How to Seal Bathroom Tile: Tips and Answers to Common Questions

Sealing your tile adds an extra layer of protection and guards against moisture, dirt, and mildew buildup. When properly applied and maintained, a sealant can help keep floors, showers, or backsplashes looking like new, and ongoing care and maintenance is easier when the tile is properly sealed. Here are some tips on how to seal bathroom tile and when you should complete this simple, but important, task.

Decide If Tile Would Benefit from Sealing

When selecting tile for a new floor or backsplash, you should consult the manufacturer's recommendations on how to seal it. Porous materials, like travertine and other natural stone tiles, often require sealing, especially in high-moisture areas like showers or tub surrounds. Conversely, for porcelain and ceramic tiles, which are highly resistant to water, sealing may be optional, especially for those that have a glazed finish.

Don't Forget about Grout

In addition to sealing your tile, you should also seal the grout - especially in bathrooms or other high-moisture areas. Due to its gritty nature, dirt, debris, and even water can get trapped in the grout between tiles. Over time, grout lines can become discolored and eventually show signs of mold or mildew. Applying a sealant to the grout helps to preserve its original color and it saves future time and effort by minimizing the need for heavy cleaning or even replacing the grout.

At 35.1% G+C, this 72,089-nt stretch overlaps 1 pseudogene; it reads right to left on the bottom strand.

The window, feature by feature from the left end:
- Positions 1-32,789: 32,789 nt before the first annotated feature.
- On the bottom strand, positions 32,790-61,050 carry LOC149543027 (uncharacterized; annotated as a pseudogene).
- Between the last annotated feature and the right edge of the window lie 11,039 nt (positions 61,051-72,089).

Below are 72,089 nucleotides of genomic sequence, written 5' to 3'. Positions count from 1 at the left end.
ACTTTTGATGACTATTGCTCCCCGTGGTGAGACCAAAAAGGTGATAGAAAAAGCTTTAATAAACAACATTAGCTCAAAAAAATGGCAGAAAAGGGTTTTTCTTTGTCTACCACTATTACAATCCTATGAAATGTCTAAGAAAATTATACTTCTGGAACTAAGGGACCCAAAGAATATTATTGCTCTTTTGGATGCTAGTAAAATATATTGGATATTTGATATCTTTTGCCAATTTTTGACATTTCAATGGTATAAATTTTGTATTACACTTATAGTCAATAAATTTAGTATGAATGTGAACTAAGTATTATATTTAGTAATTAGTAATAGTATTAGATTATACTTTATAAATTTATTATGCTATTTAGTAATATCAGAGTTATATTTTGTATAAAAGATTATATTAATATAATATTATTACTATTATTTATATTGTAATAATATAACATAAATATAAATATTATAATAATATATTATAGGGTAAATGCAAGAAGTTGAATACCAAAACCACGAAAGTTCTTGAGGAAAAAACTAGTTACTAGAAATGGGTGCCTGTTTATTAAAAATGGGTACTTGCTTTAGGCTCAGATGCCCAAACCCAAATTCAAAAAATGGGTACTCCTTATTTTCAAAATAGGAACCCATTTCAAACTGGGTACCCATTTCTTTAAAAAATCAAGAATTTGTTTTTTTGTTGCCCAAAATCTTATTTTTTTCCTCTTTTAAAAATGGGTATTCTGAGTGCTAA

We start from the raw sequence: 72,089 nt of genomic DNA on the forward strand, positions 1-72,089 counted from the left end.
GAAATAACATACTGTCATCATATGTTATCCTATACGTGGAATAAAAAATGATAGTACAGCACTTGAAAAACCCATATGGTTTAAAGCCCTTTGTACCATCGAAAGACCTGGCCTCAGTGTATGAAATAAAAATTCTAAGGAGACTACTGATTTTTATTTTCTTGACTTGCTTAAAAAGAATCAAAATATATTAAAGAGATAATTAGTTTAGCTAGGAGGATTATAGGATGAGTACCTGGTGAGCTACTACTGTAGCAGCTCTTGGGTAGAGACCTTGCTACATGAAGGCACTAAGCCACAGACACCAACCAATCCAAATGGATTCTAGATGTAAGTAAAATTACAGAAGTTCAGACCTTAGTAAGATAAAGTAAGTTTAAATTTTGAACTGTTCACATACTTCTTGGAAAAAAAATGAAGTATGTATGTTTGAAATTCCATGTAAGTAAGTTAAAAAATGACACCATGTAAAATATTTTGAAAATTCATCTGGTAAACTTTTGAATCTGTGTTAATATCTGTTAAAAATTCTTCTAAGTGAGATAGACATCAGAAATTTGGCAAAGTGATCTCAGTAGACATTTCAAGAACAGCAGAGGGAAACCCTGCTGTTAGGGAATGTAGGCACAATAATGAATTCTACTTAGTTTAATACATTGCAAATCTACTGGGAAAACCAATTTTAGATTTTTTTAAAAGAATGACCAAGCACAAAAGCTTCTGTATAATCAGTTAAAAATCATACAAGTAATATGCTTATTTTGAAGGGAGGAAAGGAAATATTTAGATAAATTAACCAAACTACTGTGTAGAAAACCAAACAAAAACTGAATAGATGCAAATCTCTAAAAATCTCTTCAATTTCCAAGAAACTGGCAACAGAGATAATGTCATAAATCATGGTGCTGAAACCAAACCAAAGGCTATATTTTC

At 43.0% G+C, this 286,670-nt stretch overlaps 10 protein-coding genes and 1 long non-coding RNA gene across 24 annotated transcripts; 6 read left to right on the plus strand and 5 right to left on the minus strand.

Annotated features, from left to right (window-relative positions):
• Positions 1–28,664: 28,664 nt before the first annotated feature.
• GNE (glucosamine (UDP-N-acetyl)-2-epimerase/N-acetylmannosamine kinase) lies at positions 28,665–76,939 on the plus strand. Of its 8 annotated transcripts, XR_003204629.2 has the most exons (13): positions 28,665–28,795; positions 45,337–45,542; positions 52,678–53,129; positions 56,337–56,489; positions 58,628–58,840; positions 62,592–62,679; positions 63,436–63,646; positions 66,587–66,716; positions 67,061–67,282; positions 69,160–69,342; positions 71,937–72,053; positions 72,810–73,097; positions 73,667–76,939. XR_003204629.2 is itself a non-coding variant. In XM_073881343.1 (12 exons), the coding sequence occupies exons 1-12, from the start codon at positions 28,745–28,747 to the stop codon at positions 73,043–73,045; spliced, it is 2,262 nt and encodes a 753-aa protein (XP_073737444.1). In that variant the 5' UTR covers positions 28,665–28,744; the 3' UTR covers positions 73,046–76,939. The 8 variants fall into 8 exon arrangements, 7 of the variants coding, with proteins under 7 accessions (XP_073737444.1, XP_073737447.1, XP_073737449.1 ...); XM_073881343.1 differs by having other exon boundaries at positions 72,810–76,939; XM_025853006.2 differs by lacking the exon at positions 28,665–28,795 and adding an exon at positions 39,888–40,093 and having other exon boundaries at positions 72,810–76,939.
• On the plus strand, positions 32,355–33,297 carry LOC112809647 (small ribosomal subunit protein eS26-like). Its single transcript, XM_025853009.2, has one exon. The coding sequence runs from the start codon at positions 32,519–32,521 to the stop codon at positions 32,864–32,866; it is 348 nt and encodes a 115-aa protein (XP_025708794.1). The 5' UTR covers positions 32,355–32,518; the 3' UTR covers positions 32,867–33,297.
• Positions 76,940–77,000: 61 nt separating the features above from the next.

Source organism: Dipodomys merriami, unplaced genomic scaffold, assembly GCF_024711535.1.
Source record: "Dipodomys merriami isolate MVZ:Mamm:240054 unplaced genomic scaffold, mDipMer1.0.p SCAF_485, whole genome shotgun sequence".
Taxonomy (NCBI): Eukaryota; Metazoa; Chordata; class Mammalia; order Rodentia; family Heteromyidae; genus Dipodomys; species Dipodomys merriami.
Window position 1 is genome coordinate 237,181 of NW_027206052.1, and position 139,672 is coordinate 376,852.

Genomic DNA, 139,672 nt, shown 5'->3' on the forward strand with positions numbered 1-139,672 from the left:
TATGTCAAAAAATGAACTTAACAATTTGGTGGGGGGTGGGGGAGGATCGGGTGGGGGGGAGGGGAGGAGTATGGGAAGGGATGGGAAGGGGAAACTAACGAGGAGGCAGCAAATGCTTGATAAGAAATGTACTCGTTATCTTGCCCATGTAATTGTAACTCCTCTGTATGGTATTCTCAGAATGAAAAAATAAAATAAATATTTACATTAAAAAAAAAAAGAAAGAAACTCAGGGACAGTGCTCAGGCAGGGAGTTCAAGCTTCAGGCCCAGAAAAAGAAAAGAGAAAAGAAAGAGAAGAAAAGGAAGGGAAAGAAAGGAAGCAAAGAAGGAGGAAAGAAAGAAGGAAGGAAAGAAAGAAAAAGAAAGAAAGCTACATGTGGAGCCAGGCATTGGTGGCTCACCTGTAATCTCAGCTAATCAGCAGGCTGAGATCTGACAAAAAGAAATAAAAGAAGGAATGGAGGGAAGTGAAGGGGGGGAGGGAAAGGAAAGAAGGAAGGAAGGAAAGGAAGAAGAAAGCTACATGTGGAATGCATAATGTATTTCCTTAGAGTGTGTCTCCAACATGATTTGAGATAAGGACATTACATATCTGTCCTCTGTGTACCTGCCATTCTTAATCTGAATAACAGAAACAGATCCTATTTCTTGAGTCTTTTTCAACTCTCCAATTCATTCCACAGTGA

Determine the Optimal Time Frame for Sealing

Depending on the type of tile you use, the intervals at which you apply a sealant may vary. For instance, some natural stone tiles, such as limestone, should be sealed prior to the installation of the grout. But, ceramic and porcelain tile can be sealed after the grout has completely dried and the tile has set. Waiting to apply a sealant increases the risk of staining or discoloring of a new bathroom floor. Since you can’t walk on the tile until the sealant dries, plan to install the tile when immediate access to the bathroom isn't required.

Don't Forget to Set a Resealing Schedule

Eventually, the protective coating of the sealant wears off and the tile and grout will need to be resealed. Consult the tile manufacturer's recommendations, as well as the instructions printed on the sealing product. If you reapply the grout or replace a cracked tile, be sure to seal the new pieces after installation according to the recommendation by tile type.


Sealing tile and grout is one way to preserve the beauty and longevity of bathroom flooring. For more questions on how to seal bathroom tile, explore our care and maintenance recommendations.


Featured Products

Cookies help us improve your website experience. By using our website, you agree to our use of cookies.
Got it!